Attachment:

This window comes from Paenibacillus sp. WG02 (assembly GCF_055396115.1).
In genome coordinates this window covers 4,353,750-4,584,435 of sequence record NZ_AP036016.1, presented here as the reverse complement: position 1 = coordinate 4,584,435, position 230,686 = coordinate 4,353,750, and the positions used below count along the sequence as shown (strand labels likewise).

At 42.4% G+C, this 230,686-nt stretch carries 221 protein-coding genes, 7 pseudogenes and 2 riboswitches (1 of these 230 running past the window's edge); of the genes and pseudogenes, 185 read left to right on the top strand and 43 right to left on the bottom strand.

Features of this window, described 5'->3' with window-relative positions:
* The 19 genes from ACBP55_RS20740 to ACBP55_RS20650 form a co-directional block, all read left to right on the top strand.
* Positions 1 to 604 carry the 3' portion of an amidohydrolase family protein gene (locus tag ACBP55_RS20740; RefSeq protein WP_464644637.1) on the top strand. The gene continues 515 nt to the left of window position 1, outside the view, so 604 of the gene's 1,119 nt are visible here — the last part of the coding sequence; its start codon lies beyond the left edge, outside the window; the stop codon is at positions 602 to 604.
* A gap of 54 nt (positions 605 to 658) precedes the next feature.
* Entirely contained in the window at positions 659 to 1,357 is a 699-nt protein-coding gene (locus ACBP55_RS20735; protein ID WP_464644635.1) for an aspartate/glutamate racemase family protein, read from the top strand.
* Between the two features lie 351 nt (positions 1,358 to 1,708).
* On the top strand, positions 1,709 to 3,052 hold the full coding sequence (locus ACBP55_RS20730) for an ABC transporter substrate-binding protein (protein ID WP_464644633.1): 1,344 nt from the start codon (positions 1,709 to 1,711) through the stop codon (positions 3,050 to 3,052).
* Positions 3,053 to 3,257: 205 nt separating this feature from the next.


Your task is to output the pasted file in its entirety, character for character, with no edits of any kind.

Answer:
This window comes from Paenibacillus sp. WG02 (assembly GCF_055396115.1).
In genome coordinates this window covers 4,353,750-4,584,435 of sequence record NZ_AP036016.1, presented here as the reverse complement: position 1 = coordinate 4,584,435, position 230,686 = coordinate 4,353,750, and the positions used below count along the sequence as shown (strand labels likewise).

At 42.4% G+C, this 230,686-nt stretch carries 221 protein-coding genes, 7 pseudogenes and 2 riboswitches (1 of these 230 running past the window's edge); of the genes and pseudogenes, 185 read left to right on the top strand and 43 right to left on the bottom strand.

Features of this window, described 5'->3' with window-relative positions:
* The 19 genes from ACBP55_RS20740 to ACBP55_RS20650 form a co-directional block, all read left to right on the top strand.
* Positions 1 to 604 carry the 3' portion of an amidohydrolase family protein gene (locus tag ACBP55_RS20740; RefSeq protein WP_464644637.1) on the top strand. The gene continues 515 nt to the left of window position 1, outside the view, so 604 of the gene's 1,119 nt are visible here — the last part of the coding sequence; its start codon lies beyond the left edge, outside the window; the stop codon is at positions 602 to 604.
* A gap of 54 nt (positions 605 to 658) precedes the next feature.
* Entirely contained in the window at positions 659 to 1,357 is a 699-nt protein-coding gene (locus ACBP55_RS20735; protein ID WP_464644635.1) for an aspartate/glutamate racemase family protein, read from the top strand.
* Between the two features lie 351 nt (positions 1,358 to 1,708).
* On the top strand, positions 1,709 to 3,052 hold the full coding sequence (locus ACBP55_RS20730) for an ABC transporter substrate-binding protein (protein ID WP_464644633.1): 1,344 nt from the start codon (positions 1,709 to 1,711) through the stop codon (positions 3,050 to 3,052).
* Positions 3,053 to 3,257: 205 nt separating this feature from the next.